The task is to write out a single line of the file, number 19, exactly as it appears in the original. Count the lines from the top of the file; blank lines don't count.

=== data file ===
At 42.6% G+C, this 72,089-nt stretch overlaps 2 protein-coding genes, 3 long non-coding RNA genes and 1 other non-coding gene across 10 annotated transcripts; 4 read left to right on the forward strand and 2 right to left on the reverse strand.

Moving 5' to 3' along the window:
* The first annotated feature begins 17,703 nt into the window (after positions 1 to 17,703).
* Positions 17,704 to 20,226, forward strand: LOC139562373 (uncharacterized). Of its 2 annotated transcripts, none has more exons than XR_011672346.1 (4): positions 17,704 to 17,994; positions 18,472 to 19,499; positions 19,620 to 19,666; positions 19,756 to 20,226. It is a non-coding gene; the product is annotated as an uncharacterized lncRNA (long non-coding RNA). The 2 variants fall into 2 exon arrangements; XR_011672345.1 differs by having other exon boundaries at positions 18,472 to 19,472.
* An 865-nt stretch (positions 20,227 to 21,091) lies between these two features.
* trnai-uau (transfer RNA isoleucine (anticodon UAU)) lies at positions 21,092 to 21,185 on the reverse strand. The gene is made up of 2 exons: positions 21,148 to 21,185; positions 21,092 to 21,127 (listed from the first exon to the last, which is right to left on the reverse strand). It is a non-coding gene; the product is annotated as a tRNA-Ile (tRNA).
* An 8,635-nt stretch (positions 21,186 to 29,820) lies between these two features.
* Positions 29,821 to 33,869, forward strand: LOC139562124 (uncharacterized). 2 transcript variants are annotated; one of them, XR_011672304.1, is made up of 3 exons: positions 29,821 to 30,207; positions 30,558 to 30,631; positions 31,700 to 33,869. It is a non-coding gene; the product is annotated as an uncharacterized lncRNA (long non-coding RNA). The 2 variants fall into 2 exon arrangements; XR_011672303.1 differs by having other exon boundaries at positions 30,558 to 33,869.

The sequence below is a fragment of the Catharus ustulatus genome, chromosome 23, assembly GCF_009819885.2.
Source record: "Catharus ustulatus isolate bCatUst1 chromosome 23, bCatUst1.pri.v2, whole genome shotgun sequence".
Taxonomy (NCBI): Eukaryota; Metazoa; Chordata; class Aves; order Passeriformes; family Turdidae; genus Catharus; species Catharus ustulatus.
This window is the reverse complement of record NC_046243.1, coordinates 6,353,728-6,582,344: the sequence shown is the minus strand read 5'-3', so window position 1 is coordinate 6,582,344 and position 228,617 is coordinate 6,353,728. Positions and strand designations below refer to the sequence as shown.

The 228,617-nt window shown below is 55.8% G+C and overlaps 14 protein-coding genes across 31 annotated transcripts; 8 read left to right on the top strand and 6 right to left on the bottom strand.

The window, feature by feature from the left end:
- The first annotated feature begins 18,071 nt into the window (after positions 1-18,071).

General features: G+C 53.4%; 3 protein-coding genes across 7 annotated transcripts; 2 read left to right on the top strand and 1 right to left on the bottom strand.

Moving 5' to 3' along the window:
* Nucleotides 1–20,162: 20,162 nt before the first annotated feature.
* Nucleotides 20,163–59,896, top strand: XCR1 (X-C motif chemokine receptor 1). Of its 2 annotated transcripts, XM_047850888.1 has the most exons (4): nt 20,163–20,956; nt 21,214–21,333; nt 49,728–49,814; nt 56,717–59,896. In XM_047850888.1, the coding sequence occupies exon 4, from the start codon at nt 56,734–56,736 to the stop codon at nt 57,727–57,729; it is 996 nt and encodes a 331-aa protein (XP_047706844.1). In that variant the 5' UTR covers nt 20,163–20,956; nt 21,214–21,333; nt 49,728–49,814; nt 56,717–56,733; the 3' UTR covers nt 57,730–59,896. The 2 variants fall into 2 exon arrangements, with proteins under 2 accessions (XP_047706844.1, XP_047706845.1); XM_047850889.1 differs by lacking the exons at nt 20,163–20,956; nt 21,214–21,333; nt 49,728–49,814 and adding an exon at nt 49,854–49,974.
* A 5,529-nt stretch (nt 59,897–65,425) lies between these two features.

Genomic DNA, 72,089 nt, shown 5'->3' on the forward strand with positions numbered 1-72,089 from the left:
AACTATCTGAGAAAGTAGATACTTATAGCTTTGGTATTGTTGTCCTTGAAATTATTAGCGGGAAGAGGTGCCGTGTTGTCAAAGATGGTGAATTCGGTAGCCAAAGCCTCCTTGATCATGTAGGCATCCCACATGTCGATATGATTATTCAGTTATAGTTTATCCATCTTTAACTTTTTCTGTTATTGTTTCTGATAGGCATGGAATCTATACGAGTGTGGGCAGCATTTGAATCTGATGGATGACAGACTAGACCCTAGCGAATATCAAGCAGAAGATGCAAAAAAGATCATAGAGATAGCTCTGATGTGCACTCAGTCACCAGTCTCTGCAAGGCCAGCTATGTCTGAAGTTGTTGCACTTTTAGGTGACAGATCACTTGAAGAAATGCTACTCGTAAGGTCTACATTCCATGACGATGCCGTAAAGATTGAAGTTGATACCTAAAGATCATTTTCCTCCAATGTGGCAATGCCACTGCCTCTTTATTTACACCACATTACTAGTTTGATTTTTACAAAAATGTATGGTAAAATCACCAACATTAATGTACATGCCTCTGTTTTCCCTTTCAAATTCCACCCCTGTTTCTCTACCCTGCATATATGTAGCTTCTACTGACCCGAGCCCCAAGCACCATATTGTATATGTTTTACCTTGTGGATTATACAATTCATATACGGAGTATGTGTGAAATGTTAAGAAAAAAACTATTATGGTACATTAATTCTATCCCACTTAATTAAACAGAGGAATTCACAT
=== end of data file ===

* Nucleotides 20,163–59,896, top strand: XCR1 (X-C motif chemokine receptor 1). Of its 2 annotated transcripts, XM_047850888.1 has the most exons (4): nt 20,163–20,956; nt 21,214–21,333; nt 49,728–49,814; nt 56,717–59,896. In XM_047850888.1, the coding sequence occupies exon 4, from the start codon at nt 56,734–56,736 to the stop codon at nt 57,727–57,729; it is 996 nt and encodes a 331-aa protein (XP_047706844.1). In that variant the 5' UTR covers nt 20,163–20,956; nt 21,214–21,333; nt 49,728–49,814; nt 56,717–56,733; the 3' UTR covers nt 57,730–59,896. The 2 variants fall into 2 exon arrangements, with proteins under 2 accessions (XP_047706844.1, XP_047706845.1); XM_047850889.1 differs by lacking the exons at nt 20,163–20,956; nt 21,214–21,333; nt 49,728–49,814 and adding an exon at nt 49,854–49,974.